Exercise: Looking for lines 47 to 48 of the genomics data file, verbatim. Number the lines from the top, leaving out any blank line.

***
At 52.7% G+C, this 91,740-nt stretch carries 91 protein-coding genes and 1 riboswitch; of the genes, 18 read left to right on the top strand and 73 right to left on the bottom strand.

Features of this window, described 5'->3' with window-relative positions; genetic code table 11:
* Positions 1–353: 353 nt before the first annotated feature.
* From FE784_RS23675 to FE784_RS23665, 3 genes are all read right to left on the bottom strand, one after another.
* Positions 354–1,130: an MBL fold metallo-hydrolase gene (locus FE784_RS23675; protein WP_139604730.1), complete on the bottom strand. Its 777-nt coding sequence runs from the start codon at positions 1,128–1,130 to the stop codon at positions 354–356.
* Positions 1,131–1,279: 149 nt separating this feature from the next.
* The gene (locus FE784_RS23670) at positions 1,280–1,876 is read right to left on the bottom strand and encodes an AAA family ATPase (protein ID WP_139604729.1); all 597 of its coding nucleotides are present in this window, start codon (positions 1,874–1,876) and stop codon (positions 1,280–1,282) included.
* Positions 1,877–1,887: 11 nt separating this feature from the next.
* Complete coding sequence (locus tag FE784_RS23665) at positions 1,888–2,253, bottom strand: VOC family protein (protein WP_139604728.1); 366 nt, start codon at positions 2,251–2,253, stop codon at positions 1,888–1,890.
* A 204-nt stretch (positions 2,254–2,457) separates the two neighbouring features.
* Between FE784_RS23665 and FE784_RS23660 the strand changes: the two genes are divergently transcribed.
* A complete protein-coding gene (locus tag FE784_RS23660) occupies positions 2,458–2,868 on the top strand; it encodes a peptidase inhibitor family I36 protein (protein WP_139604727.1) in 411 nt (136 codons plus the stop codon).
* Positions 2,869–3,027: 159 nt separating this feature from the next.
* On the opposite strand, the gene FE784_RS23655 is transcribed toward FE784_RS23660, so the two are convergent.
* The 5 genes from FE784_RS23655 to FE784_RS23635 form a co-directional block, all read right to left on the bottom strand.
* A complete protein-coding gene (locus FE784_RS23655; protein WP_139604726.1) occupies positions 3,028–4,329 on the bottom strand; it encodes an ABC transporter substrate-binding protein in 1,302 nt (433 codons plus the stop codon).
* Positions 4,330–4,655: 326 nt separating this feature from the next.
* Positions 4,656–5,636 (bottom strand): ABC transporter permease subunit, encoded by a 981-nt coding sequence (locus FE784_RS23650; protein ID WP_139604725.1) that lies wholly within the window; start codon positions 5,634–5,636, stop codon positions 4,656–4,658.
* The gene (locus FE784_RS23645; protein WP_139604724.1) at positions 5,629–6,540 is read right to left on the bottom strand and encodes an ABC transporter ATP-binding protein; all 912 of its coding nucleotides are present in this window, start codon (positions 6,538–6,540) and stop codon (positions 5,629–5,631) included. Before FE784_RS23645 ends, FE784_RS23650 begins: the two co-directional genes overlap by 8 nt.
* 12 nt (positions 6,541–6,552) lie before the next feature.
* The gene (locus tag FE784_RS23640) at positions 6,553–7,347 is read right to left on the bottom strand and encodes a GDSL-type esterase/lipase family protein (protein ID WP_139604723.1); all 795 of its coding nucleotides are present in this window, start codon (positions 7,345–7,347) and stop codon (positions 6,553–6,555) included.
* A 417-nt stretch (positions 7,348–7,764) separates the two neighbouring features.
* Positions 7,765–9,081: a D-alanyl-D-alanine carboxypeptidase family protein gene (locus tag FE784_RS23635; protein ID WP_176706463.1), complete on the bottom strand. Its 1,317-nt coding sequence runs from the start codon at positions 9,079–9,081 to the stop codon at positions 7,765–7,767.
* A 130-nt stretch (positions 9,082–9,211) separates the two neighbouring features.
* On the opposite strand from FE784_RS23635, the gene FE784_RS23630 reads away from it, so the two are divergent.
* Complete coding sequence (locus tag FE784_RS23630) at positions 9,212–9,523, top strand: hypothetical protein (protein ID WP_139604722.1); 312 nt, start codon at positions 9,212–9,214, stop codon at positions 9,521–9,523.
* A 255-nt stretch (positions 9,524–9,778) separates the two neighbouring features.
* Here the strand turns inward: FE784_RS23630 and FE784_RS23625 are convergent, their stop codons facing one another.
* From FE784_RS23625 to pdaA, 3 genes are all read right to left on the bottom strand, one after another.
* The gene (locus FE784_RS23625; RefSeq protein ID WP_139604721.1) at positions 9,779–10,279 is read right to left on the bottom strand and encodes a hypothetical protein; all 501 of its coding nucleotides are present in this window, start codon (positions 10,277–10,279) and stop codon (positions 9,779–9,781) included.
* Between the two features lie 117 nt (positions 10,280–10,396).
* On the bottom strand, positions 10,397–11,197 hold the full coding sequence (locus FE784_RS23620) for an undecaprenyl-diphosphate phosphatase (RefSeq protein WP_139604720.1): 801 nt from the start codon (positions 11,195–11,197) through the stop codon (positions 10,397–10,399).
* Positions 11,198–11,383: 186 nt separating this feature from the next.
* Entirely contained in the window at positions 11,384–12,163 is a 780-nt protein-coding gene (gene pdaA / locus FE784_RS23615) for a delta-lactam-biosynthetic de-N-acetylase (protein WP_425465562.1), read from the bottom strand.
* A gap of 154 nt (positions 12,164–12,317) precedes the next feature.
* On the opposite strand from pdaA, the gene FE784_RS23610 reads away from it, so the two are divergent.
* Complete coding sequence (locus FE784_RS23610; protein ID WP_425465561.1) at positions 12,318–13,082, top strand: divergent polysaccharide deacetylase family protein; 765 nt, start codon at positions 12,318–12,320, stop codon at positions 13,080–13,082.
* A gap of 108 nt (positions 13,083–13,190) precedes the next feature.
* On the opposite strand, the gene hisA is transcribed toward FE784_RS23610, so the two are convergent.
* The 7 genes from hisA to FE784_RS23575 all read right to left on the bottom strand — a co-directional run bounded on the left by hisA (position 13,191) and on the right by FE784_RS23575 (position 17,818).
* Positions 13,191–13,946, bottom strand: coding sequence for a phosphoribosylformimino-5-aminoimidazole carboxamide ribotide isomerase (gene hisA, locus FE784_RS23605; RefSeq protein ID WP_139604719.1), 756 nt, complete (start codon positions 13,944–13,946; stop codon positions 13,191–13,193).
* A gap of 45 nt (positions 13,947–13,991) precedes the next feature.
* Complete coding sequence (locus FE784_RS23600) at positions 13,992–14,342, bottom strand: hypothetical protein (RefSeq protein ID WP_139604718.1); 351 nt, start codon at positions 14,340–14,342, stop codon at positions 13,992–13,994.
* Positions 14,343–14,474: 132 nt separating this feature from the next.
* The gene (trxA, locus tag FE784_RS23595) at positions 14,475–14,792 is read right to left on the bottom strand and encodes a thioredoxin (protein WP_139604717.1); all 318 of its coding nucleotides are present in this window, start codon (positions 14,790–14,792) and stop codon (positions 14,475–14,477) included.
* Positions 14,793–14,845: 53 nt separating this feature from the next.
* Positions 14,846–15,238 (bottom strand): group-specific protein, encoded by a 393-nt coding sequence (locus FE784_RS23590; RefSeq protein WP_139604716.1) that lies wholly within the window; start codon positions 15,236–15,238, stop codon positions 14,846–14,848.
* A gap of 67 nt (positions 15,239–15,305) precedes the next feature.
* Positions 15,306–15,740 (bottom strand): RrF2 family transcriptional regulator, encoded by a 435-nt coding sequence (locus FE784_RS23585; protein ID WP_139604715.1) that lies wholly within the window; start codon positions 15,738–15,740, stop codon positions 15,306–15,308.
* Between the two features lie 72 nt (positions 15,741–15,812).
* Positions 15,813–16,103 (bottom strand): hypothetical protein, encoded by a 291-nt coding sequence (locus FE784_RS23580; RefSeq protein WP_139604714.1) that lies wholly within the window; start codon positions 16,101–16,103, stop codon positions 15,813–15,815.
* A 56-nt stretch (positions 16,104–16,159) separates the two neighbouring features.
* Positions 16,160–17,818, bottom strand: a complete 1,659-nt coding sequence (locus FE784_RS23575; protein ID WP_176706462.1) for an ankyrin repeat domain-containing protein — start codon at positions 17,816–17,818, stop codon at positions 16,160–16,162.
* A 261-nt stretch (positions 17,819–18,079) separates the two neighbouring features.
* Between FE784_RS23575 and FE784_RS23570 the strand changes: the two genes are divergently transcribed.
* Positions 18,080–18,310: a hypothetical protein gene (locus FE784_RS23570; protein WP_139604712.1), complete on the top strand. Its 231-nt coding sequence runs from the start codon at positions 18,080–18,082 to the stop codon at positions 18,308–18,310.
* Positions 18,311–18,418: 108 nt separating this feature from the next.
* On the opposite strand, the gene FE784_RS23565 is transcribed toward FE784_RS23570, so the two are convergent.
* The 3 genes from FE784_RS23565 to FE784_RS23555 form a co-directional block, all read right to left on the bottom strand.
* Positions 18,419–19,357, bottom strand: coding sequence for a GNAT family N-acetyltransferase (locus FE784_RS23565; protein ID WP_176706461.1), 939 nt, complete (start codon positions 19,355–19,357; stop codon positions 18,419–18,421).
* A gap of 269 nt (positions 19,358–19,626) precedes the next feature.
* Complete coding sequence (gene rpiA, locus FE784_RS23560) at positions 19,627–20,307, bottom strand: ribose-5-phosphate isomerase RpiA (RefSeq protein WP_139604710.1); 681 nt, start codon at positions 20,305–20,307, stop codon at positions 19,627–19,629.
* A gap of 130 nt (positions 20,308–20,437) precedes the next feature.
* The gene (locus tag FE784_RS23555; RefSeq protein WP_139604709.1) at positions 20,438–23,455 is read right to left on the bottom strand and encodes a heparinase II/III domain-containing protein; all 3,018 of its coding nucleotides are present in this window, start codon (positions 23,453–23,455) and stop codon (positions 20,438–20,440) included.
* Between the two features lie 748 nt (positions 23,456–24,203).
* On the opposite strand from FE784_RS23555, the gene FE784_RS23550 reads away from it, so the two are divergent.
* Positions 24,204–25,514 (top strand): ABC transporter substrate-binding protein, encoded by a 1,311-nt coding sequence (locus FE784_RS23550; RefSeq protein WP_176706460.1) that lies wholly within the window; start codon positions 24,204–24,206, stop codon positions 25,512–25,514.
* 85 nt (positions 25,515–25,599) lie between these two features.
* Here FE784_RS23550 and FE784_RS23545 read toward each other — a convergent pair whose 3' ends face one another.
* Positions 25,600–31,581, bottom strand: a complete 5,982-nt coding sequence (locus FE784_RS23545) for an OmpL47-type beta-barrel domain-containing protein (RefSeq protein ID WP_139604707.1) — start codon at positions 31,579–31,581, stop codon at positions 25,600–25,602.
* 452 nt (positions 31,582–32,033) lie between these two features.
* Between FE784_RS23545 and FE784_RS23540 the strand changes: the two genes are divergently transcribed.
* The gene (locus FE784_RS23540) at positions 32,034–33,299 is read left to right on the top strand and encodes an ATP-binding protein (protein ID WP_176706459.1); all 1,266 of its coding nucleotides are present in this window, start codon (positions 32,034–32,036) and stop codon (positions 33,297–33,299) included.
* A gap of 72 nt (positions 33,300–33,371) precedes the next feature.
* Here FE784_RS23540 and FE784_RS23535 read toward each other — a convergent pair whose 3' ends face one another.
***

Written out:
* Positions 14,846–15,238 (bottom strand): group-specific protein, encoded by a 393-nt coding sequence (locus FE784_RS23590; RefSeq protein WP_139604716.1) that lies wholly within the window; start codon positions 15,236–15,238, stop codon positions 14,846–14,848.
* A gap of 67 nt (positions 15,239–15,305) precedes the next feature.